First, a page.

Dear 16 Year Old  Me

If you could have dinner with any person in this world, dead or alive, real or fantasy, who would it be and why? I would choose someone who I believe needs my help, someone who I believe would have wanted to read this. I want to have dinner with 16-year-old Orly, and tell her this:1)      The world won’t end tomorrow. You are sixteen! Your whole life is ahead.
2)  An F on an exam doesn’t mean that you have fail in life. Many F’s through your                        school life doesn’t mean that either. Just keep working hard.
3)      Your best friend today won’t talk to you tomorrow. People change, so do relationships.
4)      Don’t rush it! You will have plenty time to drink and party.
5)      People will talk anyways, so might as well give them something to talk about. (You will work on this for a long long time. Better start now)
6)      If you feel someone is treating you badly, tell them. Say what’s on your mind in a nice way. Really, being nice doesn’t mean people can treat you poorly.
7)      Don’t let for tomorrow what you can do today. Seriously, we all procrastinate, but there is a limit!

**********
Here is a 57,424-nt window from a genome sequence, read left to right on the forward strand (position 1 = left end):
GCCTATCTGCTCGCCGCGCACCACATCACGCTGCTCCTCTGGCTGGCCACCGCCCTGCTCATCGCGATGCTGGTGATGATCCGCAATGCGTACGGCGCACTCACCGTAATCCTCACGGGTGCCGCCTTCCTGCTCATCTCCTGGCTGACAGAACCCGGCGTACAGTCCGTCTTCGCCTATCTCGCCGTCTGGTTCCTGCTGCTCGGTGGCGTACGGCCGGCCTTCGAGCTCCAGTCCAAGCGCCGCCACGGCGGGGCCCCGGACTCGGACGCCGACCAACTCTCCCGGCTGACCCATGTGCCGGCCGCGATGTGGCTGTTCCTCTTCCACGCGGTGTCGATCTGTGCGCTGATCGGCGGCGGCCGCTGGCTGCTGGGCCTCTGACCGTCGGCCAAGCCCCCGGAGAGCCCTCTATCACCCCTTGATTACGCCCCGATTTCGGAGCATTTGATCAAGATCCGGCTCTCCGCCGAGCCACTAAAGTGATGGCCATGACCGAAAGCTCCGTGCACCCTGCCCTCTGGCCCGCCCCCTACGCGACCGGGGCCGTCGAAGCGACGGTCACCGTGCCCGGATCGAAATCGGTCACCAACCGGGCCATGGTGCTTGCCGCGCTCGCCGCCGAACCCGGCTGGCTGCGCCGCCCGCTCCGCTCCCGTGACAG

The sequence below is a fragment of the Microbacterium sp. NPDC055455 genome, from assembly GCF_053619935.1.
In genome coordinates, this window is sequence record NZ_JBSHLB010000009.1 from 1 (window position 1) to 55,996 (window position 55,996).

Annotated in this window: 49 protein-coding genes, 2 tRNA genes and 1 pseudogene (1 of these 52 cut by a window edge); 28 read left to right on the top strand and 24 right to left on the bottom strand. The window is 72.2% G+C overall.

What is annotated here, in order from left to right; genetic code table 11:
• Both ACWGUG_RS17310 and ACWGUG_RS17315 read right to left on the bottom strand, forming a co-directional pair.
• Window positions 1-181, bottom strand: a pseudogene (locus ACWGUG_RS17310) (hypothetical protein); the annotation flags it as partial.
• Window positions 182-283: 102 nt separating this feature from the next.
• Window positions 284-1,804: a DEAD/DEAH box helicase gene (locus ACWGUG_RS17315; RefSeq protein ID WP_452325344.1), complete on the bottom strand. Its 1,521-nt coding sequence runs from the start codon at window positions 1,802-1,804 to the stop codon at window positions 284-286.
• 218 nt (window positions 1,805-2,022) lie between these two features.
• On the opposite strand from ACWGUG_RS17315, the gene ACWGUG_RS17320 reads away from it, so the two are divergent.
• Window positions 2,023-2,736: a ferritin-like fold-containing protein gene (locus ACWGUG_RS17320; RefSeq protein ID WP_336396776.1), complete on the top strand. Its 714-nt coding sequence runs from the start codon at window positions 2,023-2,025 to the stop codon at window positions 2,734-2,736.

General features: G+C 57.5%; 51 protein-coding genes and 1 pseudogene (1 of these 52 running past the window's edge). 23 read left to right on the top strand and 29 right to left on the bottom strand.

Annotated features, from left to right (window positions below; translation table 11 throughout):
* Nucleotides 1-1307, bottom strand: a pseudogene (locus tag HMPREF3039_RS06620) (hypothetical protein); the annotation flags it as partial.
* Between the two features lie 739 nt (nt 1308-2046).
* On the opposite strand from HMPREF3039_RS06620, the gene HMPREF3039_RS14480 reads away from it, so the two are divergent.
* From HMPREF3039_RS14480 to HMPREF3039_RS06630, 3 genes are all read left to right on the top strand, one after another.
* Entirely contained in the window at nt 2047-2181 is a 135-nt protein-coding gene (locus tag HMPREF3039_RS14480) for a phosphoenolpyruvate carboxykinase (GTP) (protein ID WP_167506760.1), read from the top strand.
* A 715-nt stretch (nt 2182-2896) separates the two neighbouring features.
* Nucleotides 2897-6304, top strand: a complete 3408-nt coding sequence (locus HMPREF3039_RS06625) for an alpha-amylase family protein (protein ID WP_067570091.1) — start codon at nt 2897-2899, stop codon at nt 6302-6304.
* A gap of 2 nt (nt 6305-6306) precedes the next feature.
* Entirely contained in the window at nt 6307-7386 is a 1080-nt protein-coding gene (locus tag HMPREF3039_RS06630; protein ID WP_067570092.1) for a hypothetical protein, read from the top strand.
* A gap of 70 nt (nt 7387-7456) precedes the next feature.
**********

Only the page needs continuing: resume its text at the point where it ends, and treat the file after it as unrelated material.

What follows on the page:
8)      Don’t judge! We all have our past, the important thing is our future.
9)      Pimples happen, as well as bad hair days. That won’t ruin your life, so cheer up!
10)   Read books, write stories, take pictures, create memories.
11)   The sweet boy you like is going to turn up into a big jackass. Don’t worry, is not your fault, is his.
12)   Don’t give up dancing, you’ll miss it. Seriously, you will find yourself dancing during random moments.
13)   Dress to impress- yourself! Be comfortable in whatever you wear

16-year-old Orly, they are other things that you should know. But life is about making mistakes and learning. Fall and stand up. Fall again and do the impossible to try until you conquer.  You’ll make it!

Thank you Val for inspiring me to write this post!

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Twenty Seconds


You know, sometimes all you need is twenty seconds of insane courage. Just literally twenty seconds of just embarrassing bravery. And I promise you, something great will come of it.” – Benjamin Mee, We Bought a Zoo

Seriously, I don’t remember much about “We Bought a Zoo”. I remember I cried and I laughed, and that I loved it, but ask me exactly what happens between Matt Damon and Scarlett Johansson and I won’t be able to give you a right answer.  I do remember it was a pretty movie with an amazing message: go for it. Always go after what you want, even if you are scare.